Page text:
Five MIT faculty members have been elected to the National Academy of Sciences, one of the highest honors accorded to a scientist or engineer. This brings the number of MIT members to 110.
The MIT professors were among 72 new members cited for their "distinguished and continuing achievements in original research." There are now 1,979 active members of the Academy. The election took place at its annual meeting in Washington on April 29.
The new MIT members are:
Sallie E. Chisholm, the Lee and Geraldine Martin Professor of Environmental Studies, and co-director of the Earth Systems Initiative. Chisholm has a joint academic appointment in the Department of Civil and Environmental Engineering and the Department of Biology. She received a B.A. in biology and chemistry from Skidmore College in 1969 and a Ph.D. in biology from the State University of New York at Albany in 1974. She joined the MIT faculty in 1976.
David G. Forney Jr., adjunct professor in the Department of Electrical Engineering and Computer Science. Forney received his undergraduate degree from Princeton in 1961 and his doctorate from MIT in 1965. His career has centered on information theory and its applications in data communications, particularly in high-speed telephone-line modems. In 1965 he joined Codex, a startup company in data communications, and later served as vice president for research and development and director. After Motorola acquired Codex in 1977, Forney was a vice president of Motorola until his retirement in 1999.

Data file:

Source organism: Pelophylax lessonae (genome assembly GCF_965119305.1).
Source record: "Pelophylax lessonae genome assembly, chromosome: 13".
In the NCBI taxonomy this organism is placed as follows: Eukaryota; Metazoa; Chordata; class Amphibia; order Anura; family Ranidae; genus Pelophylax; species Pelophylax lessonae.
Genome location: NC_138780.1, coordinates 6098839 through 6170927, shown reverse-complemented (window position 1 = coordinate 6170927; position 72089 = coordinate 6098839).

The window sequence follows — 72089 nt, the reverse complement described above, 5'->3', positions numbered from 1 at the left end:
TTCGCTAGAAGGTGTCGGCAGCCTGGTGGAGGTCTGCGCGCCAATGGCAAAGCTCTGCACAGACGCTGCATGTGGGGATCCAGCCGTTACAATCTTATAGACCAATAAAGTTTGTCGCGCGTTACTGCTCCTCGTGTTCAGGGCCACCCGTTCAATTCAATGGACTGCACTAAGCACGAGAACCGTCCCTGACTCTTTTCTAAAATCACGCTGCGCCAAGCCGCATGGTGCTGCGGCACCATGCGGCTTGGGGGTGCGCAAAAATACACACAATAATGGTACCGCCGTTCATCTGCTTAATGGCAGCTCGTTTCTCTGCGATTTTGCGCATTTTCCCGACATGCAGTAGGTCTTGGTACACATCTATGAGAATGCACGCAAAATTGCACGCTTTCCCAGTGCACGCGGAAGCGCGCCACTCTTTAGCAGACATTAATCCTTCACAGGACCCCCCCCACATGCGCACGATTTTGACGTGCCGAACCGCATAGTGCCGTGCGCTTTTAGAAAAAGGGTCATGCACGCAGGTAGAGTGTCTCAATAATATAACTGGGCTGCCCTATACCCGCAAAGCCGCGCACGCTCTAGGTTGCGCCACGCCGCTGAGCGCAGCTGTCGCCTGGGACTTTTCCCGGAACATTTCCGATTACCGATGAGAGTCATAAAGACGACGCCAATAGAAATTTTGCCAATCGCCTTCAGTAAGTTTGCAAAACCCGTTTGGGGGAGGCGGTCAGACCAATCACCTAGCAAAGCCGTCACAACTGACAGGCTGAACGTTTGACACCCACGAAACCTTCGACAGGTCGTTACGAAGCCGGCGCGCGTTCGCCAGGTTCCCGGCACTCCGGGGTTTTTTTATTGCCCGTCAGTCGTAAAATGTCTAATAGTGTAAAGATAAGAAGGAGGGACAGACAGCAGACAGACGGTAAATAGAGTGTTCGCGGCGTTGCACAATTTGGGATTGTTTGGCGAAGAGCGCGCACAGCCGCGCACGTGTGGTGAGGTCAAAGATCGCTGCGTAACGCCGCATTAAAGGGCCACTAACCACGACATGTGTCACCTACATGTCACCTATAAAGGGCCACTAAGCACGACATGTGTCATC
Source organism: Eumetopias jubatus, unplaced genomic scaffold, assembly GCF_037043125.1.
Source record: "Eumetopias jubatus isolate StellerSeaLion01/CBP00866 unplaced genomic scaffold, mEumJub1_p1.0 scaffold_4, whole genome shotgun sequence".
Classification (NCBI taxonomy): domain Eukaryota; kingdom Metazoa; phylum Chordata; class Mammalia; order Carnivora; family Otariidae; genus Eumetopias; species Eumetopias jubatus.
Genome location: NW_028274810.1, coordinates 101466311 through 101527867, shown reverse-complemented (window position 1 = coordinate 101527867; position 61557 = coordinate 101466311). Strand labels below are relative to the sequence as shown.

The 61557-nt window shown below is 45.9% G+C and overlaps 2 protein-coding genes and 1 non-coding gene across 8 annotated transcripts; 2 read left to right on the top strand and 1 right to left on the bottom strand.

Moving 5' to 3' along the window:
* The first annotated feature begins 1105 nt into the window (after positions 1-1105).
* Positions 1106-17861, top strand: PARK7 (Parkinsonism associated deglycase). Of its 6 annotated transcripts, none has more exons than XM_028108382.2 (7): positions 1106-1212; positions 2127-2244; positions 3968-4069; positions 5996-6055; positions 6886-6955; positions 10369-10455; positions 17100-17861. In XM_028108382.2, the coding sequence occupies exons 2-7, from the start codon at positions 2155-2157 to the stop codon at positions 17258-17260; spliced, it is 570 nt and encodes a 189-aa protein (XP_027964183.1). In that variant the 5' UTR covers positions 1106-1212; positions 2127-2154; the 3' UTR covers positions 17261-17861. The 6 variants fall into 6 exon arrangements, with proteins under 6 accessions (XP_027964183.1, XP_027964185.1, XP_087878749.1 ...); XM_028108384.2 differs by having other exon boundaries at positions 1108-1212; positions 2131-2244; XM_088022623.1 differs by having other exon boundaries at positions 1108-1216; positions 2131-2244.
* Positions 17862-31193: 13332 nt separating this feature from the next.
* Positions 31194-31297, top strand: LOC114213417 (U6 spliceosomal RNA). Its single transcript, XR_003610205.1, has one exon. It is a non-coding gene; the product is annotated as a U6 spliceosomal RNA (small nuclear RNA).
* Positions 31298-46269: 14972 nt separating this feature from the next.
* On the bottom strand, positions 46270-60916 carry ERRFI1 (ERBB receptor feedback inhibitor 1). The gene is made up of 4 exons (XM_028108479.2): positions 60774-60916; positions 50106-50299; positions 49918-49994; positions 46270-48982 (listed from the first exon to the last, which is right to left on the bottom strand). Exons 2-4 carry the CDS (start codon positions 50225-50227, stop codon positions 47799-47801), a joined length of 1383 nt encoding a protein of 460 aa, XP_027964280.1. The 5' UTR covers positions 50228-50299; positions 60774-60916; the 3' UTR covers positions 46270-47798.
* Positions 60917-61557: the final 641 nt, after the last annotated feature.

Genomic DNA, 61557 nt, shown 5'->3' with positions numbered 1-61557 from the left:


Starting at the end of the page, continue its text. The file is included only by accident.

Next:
Rudolf Jaenisch, a founding member of the Whitehead Institute and professor of biology at MIT. Jaenisch received his doctorate in medicine from the University of Munich in 1967. He came to the Whitehead from the University of Hamburg in Germany, where he was head of the Department of Tumor Virology at the Heinrich Pette Institute.
Paul L. Schechter, the William A.M. Burden Professor of Astrophysics. Schechter is an astronomer who studies galaxies and clusters of galaxies and the distribution of dark matter therein. He earned the A.B. from Cornell in 1968 and the Ph.D. from Caltech in 1974. He served on the faculty at Harvard and the staffs of the Kit Peak National Observatory and the Mt. Wilson and Las Campanas Observatory before coming to MIT in 1988. For the last several years he has been carrying out ground-based optical and Hubble Space Telescope observations of the mirages produced by extragalactic gravitational potentials.
Robert J. Silbey, professor of chemistry for 37 years. Silbey is internationally recognized for his contributions to theoretical chemistry. Before he was appointed dean of the School of Science in December 2000, Silbey headed the Center for Materials Science and Engineering, and he was head of the Department of Chemistry from 1990-95. He became the Class of 1942 Professor of Chemistry in 1989 and he is a MacVicar Faculty Fellow. Silbey earned the B.S. from Brooklyn College in 1961 and the Ph.D. from the University of Chicago in 1965.
More details on the NAS electees are available on the News Office web site at http://web.mit.edu/news.html.
A version of this article appeared in MIT Tech Talk on May 14, 2003.